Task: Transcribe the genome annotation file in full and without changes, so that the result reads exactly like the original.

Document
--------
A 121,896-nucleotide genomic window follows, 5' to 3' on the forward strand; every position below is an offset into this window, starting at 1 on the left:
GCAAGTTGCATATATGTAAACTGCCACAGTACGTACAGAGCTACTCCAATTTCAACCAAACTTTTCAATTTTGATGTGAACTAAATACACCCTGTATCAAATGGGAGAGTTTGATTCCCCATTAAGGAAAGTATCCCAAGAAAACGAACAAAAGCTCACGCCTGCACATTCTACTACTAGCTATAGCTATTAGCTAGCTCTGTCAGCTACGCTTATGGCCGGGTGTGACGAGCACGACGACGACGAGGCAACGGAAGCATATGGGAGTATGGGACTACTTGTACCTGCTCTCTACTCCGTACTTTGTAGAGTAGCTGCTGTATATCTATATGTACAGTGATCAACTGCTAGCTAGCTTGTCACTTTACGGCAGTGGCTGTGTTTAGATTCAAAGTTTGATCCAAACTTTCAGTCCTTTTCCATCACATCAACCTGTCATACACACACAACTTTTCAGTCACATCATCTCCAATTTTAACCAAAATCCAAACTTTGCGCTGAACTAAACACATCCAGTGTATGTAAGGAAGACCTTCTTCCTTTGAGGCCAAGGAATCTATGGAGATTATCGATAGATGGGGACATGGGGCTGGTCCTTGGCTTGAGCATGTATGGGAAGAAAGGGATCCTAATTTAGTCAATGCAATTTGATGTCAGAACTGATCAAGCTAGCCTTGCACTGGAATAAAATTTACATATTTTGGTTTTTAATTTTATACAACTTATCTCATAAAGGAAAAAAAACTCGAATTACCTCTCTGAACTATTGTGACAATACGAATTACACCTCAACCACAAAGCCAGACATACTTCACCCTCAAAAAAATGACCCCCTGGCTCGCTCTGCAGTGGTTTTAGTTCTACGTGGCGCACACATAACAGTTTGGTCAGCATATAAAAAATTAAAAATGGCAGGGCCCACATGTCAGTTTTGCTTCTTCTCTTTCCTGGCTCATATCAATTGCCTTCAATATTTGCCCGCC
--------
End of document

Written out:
A 121,896-nucleotide genomic window follows, 5' to 3' on the forward strand; every position below is an offset into this window, starting at 1 on the left:
GCAAGTTGCATATATGTAAACTGCCACAGTACGTACAGAGCTACTCCAATTTCAACCAAACTTTTCAATTTTGATGTGAACTAAATACACCCTGTATCAAATGGGAGAGTTTGATTCCCCATTAAGGAAAGTATCCCAAGAAAACGAACAAAAGCTCACGCCTGCACATTCTACTACTAGCTATAGCTATTAGCTAGCTCTGTCAGCTACGCTTATGGCCGGGTGTGACGAGCACGACGACGACGAGGCAACGGAAGCATATGGGAGTATGGGACTACTTGTACCTGCTCTCTACTCCGTACTTTGTAGAGTAGCTGCTGTATATCTATATGTACAGTGATCAACTGCTAGCTAGCTTGTCACTTTACGGCAGTGGCTGTGTTTAGATTCAAAGTTTGATCCAAACTTTCAGTCCTTTTCCATCACATCAACCTGTCATACACACACAACTTTTCAGTCACATCATCTCCAATTTTAACCAAAATCCAAACTTTGCGCTGAACTAAACACATCCAGTGTATGTAAGGAAGACCTTCTTCCTTTGAGGCCAAGGAATCTATGGAGATTATCGATAGATGGGGACATGGGGCTGGTCCTTGGCTTGAGCATGTATGGGAAGAAAGGGATCCTAATTTAGTCAATGCAATTTGATGTCAGAACTGATCAAGCTAGCCTTGCACTGGAATAAAATTTACATATTTTGGTTTTTAATTTTATACAACTTATCTCATAAAGGAAAAAAAACTCGAATTACCTCTCTGAACTATTGTGACAATACGAATTACACCTCAACCACAAAGCCAGACATACTTCACCCTCAAAAAAATGACCCCCTGGCTCGCTCTGCAGTGGTTTTAGTTCTACGTGGCGCACACATAACAGTTTGGTCAGCATATAAAAAATTAAAAATGGCAGGGCCCACATGTCAGTTTTGCTTCTTCTCTTTCCTGGCTCATATCAATTGCCTTCAATATTTGCCCGCC